Whatever your profession or passions, a healthy perspective on the world is what keeps you growing.
This season, then, dig into these ETR-recommended titles for a new lens on life. If you don’t have time to read the whole book, consider the excerpts offered below. They’ll prompt healthy introspection.
“Still Me” by Jojo Moyes
“If someone likes you, they will stay with you; if they don’t like you enough to stay with you, they aren’t worth being with anyway. You know that.”
Acclaimed author Jojo Moyes is back in exemplary form with the third book in the “Me Before You” series. A story bursting with questions of personal authenticity, social influence, and rich vs. less-than-rich, “Still Me” tackles very timely socioeconomic issues in Western society. No doubt, you’ll find a lot to relate to in at least one of the characters. The question is: Which one?
“The Female Persuasion” by Meg Wolitzer
“For years it had been enough to be the intelligent one. All that had meant, in the beginning, was that you could answer the kinds of questions that your teachers asked. The whole world appeared to be fact‑based, and that had been a relief to Greer, who could dredge up facts with great ease, a magician pulling coins from any available ear. Facts appeared before her, and then she simply articulated them, and in this way she became known as the smartest one in her class.
Later on, when it wasn’t just facts that were required, it got so much harder for her. To have to put yourself out there—your opinions, your essence, the particular substance that churned inside you and made you who you were—both exhausted and frightened Greer…”
Another nod to authenticity, Wolitzer’s acclaimed novel digs into the complicated world of adulthood, social responsibility, and feminism. We all have faced the challenges of making decisions based on solid facts—including in business—but how much harder is it to navigate the complexities of adulthood and relationships when nothing is set in stone? This book addresses the very real issue of risk-taking, right vs. wrong, and moral certitude turned upside-down by peer pressure. A brilliant, if personally challenging, read.
“Education” by Tara Westover
“Dad worries that the Government will force us to go but it can’t, because it doesn’t know about us. Four of my parents’ seven children don’t have birth certificates. We have no medical records because we were born at home and have never seen a doctor or nurse. We have no school records because we’ve never set foot in a classroom. When I am nine, I will be issued a Delayed Certificate of Birth, but at this moment, according to the state of Idaho and the federal government, I do not exist.”
Tara Westover opens the door to a very troubling childhood in her touching memoir. And while it is distinctly personal, it also shares a much-needed perspective on the importance of and access to education in 2018. Westover’s journey, including her self-actualized education, is a testament to the power of drive and ambition—while also a stark reminder that not everyone enjoys the freedom of education. What are we doing to change that?
“Enlightenment Now” by Steven Pinker
“Optimism is the theory that all failures—all evils—are due to insufficient knowledge. Problems are inevitable, because our knowledge will always be infinitely far from complete. Some problems are hard, but it is a mistake to confuse hard problems with problems unlikely to be solved. Problems are soluble, and each particular evil is a problem that can be solved. An optimistic civilization is open and not afraid to innovate, and is based on traditions of criticism. Its institutions keep improving, and the most important knowledge that they embody is knowledge of how to detect and eliminate errors.”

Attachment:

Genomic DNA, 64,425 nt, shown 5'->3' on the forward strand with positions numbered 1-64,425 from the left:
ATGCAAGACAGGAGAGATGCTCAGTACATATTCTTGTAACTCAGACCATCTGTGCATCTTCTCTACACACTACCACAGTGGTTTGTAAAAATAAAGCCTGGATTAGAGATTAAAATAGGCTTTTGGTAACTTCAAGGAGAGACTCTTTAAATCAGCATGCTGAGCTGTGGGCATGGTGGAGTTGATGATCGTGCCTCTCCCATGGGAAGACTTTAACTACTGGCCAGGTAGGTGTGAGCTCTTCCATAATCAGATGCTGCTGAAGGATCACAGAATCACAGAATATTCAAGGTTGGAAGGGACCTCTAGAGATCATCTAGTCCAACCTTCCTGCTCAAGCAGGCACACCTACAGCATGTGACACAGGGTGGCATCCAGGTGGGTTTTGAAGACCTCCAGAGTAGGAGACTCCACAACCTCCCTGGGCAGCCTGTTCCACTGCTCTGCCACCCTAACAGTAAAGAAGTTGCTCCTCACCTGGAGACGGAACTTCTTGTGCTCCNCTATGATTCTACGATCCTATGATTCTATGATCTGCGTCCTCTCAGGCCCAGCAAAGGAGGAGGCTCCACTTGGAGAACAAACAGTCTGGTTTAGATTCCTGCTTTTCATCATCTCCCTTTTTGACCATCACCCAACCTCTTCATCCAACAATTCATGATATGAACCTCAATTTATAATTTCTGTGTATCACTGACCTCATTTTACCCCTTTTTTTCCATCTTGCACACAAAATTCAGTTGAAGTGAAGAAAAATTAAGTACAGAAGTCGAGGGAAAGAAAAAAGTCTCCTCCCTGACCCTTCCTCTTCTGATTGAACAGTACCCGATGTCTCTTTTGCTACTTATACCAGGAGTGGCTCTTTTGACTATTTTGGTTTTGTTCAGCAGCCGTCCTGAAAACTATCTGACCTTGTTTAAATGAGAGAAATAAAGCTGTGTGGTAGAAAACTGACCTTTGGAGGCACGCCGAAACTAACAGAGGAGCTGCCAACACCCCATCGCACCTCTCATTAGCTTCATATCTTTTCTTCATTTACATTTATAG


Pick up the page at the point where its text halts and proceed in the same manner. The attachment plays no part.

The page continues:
Too often, our present society buries its collective head in the sand when difficulty mounts. But Pinker takes us to task, reminding us that the solutions to our “soluble problems” are right in front of us, granted by the roots of the millennia-old Enlightenment movement. Instead of ignoring our problems, then, or shying away from criticisms that might offend, we should restructure our approach to civic struggle in a way that ensures improvement—not stagnation.
“Age-Proof” by Jean Chatzky and Michael F. Roizen
“When it comes to perhaps the two biggest issues in your life—your health and your financial status—you’re scared to look in the mirror. Maybe the truth hurts so much that you can’t stand to see—and address—this kind of reflection. Or maybe you’re afraid you’ll pale in comparison to the others in your world.
But avoiding the metaphorical mirror means that you’ll never notice when you have lipstick smudged across your face.
The reality is that before we start any meaningful discussion of health and wealth (and changing both for the better) there’s one thing you have to do: embrace your current reality. That means embrace the data. Embrace the diagnostics. Embrace the fact that you need to measure exactly where you are so you can determine where you want to be—and charter a course for how to get there.”
By combining two often unwed topics—health and finance—Jean Chatzky and Roizen give us new perspective on the plaguing problems of both our bodies and our wallets. The real brilliance of this book is the way in which one sheds light on the other. Common health know-how, long accepted, can give us a better sense of our financial habits, and vice-versa. The aim, of course, is to improve both by playing off each other. A remarkable insight in an age when neglect of our personal and financial care is often staggering.
Do you have a favorite book you’d like to share—something that will change how we think about growth, self-improvement, or well-being? Let us know in the comments below!